From: Matthew Hoyle <>
To: Neil Foster <>
Date: 16/06/2022 06:44:26 UTC
Subject: Re: authority of dicta and contributory negligence/intentional torts

Apologies - I accidentally hit send ore finishing the thought. The other principle mirrors a recent decision here (R v Barton and Booth) where the Court of Appeal Criminal Division held the Supreme Court could make binding “directions” on the law even if those did not form ratio in the case (in this case, the retreat from the Ghosh test in Ivey v Genting Casinos). 

Arguably, both are wrong as well as inter related. An adjudicative body, apex court or not, cannot simply “state” the law as divorced from the dispute before it. That is a legislative function. Anything that is not ratio cannot be binding on lower courts, although obviously it carried weight. Second, and necessarily from the first proposition, a superior appellate court cannot instruct a court below that it is bound by decisions of coordinate jurisdiction. As Lord Denning famously pointed out, such statement is necessarily obiter and need not be followed. 


Matthew Hoyle
One Essex Court

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From: <>
Sent: Thursday, June 16, 2022 7:37:10 AM
To: Neil Foster <>; <>
Subject: Re: authority of dicta and contributory negligence/intentional torts
Thanks Neil - the points in Hill v Zuda are interesting as in one sense they go further than the equivalent English debate  (whether courts of coordinate jurisdiction can depart from ratio of prior decisions). 

Matthew Hoyle
One Essex Court

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From: Neil Foster <>
Sent: Thursday, June 16, 2022 2:57:25 AM
To: <>
Subject: ODG: authority of dicta and contributory negligence/intentional torts

Dear Colleagues;

Two interesting cases I have noticed over the last few days. Both of most interest to Australian colleagues but the second is a general decision on the common law which I think may be of interest to others.

  1. In Hill v Zuda Pty Ltd [2022] HCA 21 (15 June 2022) the main issues were statutory interpretation of legislation governing superannuation. But in the course of its unanimous decision the High Court commented on the question of the precedential value of “seriously considered dicta” uttered in one State appellate court, in proceedings in the court of another State. This is an important question in our federal system. Helpfully, though somewhat surprisingly, the court provided its full comments on this in a brief 2 paragraphs which I will paste here:


25 Farah Constructions identified two decision-making principles. The first is that an intermediate appellate court should not depart from seriously considered dicta of a majority of this Court[23]. The second is that neither an intermediate appellate court nor a trial judge should depart from a decision of another intermediate appellate court on the interpretation of Commonwealth legislation, uniform national legislation or the common law of Australia unless convinced that the interpretation is plainly wrong[24] or, to use a different expression, unless there is a compelling reason to do so[25].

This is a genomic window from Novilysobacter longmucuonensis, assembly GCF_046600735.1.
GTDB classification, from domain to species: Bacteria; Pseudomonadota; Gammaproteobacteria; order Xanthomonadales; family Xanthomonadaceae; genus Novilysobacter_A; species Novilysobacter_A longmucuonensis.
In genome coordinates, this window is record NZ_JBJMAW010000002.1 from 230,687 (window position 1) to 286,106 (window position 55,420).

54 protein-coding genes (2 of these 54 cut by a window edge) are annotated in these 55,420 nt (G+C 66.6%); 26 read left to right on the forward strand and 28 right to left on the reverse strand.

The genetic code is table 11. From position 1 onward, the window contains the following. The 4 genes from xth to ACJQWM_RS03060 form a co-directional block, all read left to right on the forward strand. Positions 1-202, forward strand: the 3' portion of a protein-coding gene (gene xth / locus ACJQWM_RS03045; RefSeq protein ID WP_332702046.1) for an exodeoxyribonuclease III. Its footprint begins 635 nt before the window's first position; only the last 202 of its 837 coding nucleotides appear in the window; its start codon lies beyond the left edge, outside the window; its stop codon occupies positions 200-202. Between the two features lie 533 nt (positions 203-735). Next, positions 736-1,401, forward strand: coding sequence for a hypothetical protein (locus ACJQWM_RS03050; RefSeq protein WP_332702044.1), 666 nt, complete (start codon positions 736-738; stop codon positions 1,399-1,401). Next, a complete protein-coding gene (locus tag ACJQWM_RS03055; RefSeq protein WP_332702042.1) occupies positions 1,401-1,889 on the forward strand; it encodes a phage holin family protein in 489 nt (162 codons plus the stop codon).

26 Although both principles are directed to ensuring coherence in the law, the principles are distinct. The first concerns the relationship between an intermediate appellate court and this Court. The second concerns the relationships between intermediate appellate courts and between intermediate appellate courts and trial judges. In that latter context, intermediate appellate courts and trial judges are not bound to follow obiter dicta of other intermediate appellate courts, although they would ordinarily be expected to give great weight to them.

I think this is an important clarification. Seriously considered dicta of the High Court should be followed by everyone; such comments from State appellate courts are not prima facie binding (in the sense they can only be departed from if “plainly wrong”) on other courts of other States, though their “decisions” are. Of course still leaves room for debate about what is a “decision” (what one could call the ratio) and what are merely dicta.


  1. In Irlam v Byrnes [2022] NSWCA 81 (3 June 2022) the NSW Court of Appeal finally makes a decision on the question of whether contributory negligence is a defence at common law to an intentional tort. The court rules that it is not- see the most extensive discussion from [23]-[58] by N Adams J. The decision shows a good awareness of the fact that what we call an “intentional tort” (here battery) does not always require an intention to cause harm (merely an intention to do the relevant act which “crosses the boundary”, here of someone’s body); and that under Australian law the tort of battery can be committed negligently as well as with full intention. The conclusion (the “ratio” if you like!) at [58] is


contributory negligence does not operate as a defence to an intentional tort such as battery where, as in this case, the injury is a direct consequence of that intentional tort.


N Adams J notes that the issue of “directness” may be a better category to use than some that have been previously suggested, and that CN may apply as a defence to “indirect” consequences of battery (as in the previous NSW decision of State of New South Wales v Riley  (2003) 57 NSWLR 496;  [2003] NSWCA 208.)


The decision is also a NSW torts teacher’s delight- a reasonably bizarre set of facts, issues around self-defence under ss 52-53 CLA, illegality under s 54. But the contributory negligence issue is a major point which has been uncertain for some time.








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